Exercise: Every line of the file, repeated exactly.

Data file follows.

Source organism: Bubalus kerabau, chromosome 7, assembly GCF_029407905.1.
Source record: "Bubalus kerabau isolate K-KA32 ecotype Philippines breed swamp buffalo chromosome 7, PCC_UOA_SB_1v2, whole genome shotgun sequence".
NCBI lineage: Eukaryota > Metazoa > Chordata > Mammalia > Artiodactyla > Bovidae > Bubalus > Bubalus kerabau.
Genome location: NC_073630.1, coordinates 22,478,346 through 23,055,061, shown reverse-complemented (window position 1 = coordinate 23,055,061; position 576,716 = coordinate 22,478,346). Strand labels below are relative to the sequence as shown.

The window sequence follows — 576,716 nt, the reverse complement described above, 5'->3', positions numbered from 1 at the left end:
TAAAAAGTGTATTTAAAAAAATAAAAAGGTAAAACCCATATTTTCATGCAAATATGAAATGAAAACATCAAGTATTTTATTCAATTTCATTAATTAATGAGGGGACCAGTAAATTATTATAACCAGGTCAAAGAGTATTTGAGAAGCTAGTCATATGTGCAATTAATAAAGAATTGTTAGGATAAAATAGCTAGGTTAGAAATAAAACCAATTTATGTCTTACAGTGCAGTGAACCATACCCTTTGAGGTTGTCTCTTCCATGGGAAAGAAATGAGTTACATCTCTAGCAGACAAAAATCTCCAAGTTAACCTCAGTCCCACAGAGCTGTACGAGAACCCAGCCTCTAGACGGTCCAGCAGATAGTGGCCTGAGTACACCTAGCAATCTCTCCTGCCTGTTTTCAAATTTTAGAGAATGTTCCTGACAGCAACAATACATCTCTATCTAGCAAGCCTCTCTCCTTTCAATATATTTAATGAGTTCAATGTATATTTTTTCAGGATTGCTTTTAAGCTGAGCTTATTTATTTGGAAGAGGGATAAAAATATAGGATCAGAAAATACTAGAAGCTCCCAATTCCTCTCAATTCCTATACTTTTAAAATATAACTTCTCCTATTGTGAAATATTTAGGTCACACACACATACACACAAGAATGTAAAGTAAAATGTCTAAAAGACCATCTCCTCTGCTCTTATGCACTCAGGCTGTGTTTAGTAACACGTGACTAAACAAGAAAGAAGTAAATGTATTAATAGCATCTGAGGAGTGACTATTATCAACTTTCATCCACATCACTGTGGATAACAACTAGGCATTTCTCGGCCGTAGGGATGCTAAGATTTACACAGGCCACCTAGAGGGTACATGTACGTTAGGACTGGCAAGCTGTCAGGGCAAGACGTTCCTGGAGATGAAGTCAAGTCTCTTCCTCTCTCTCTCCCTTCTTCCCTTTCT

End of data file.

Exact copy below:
Source organism: Bubalus kerabau, chromosome 7, assembly GCF_029407905.1.
Source record: "Bubalus kerabau isolate K-KA32 ecotype Philippines breed swamp buffalo chromosome 7, PCC_UOA_SB_1v2, whole genome shotgun sequence".
NCBI lineage: Eukaryota > Metazoa > Chordata > Mammalia > Artiodactyla > Bovidae > Bubalus > Bubalus kerabau.
Genome location: NC_073630.1, coordinates 22,478,346 through 23,055,061, shown reverse-complemented (window position 1 = coordinate 23,055,061; position 576,716 = coordinate 22,478,346). Strand labels below are relative to the sequence as shown.

The window sequence follows — 576,716 nt, the reverse complement described above, 5'->3', positions numbered from 1 at the left end:
TAAAAAGTGTATTTAAAAAAATAAAAAGGTAAAACCCATATTTTCATGCAAATATGAAATGAAAACATCAAGTATTTTATTCAATTTCATTAATTAATGAGGGGACCAGTAAATTATTATAACCAGGTCAAAGAGTATTTGAGAAGCTAGTCATATGTGCAATTAATAAAGAATTGTTAGGATAAAATAGCTAGGTTAGAAATAAAACCAATTTATGTCTTACAGTGCAGTGAACCATACCCTTTGAGGTTGTCTCTTCCATGGGAAAGAAATGAGTTACATCTCTAGCAGACAAAAATCTCCAAGTTAACCTCAGTCCCACAGAGCTGTACGAGAACCCAGCCTCTAGACGGTCCAGCAGATAGTGGCCTGAGTACACCTAGCAATCTCTCCTGCCTGTTTTCAAATTTTAGAGAATGTTCCTGACAGCAACAATACATCTCTATCTAGCAAGCCTCTCTCCTTTCAATATATTTAATGAGTTCAATGTATATTTTTTCAGGATTGCTTTTAAGCTGAGCTTATTTATTTGGAAGAGGGATAAAAATATAGGATCAGAAAATACTAGAAGCTCCCAATTCCTCTCAATTCCTATACTTTTAAAATATAACTTCTCCTATTGTGAAATATTTAGGTCACACACACATACACACAAGAATGTAAAGTAAAATGTCTAAAAGACCATCTCCTCTGCTCTTATGCACTCAGGCTGTGTTTAGTAACACGTGACTAAACAAGAAAGAAGTAAATGTATTAATAGCATCTGAGGAGTGACTATTATCAACTTTCATCCACATCACTGTGGATAACAACTAGGCATTTCTCGGCCGTAGGGATGCTAAGATTTACACAGGCCACCTAGAGGGTACATGTACGTTAGGACTGGCAAGCTGTCAGGGCAAGACGTTCCTGGAGATGAAGTCAAGTCTCTTCCTCTCTCTCTCCCTTCTTCCCTTTCT